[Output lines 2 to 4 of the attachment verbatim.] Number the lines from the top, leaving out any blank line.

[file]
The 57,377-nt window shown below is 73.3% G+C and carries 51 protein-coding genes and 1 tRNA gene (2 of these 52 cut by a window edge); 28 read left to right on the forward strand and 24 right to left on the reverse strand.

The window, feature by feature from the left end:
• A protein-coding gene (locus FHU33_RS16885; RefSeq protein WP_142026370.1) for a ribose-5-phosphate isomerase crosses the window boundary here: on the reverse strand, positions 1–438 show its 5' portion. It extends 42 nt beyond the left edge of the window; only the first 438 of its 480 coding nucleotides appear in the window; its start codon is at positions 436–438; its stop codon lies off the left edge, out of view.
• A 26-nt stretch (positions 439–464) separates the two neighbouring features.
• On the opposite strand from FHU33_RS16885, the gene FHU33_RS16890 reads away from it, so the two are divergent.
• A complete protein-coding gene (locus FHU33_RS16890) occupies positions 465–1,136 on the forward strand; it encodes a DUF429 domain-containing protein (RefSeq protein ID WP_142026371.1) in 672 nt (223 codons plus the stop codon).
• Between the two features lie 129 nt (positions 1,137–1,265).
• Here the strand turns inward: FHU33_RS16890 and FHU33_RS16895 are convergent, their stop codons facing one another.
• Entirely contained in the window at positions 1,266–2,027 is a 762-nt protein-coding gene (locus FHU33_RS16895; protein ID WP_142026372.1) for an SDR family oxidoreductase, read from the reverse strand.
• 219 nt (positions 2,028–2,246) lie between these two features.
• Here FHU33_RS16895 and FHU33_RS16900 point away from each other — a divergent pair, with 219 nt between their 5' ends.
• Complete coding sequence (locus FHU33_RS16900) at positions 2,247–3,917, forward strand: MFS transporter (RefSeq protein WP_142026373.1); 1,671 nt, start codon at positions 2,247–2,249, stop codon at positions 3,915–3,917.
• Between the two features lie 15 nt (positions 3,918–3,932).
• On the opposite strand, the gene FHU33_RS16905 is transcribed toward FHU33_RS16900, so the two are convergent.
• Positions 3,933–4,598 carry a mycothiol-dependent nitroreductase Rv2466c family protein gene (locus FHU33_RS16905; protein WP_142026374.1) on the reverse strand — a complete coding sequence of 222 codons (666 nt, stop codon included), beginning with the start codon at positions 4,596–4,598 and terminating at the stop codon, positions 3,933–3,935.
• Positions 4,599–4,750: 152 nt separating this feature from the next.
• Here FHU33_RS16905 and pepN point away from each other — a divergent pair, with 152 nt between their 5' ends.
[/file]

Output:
The window, feature by feature from the left end:
• A protein-coding gene (locus FHU33_RS16885; RefSeq protein WP_142026370.1) for a ribose-5-phosphate isomerase crosses the window boundary here: on the reverse strand, positions 1–438 show its 5' portion. It extends 42 nt beyond the left edge of the window; only the first 438 of its 480 coding nucleotides appear in the window; its start codon is at positions 436–438; its stop codon lies off the left edge, out of view.
• A 26-nt stretch (positions 439–464) separates the two neighbouring features.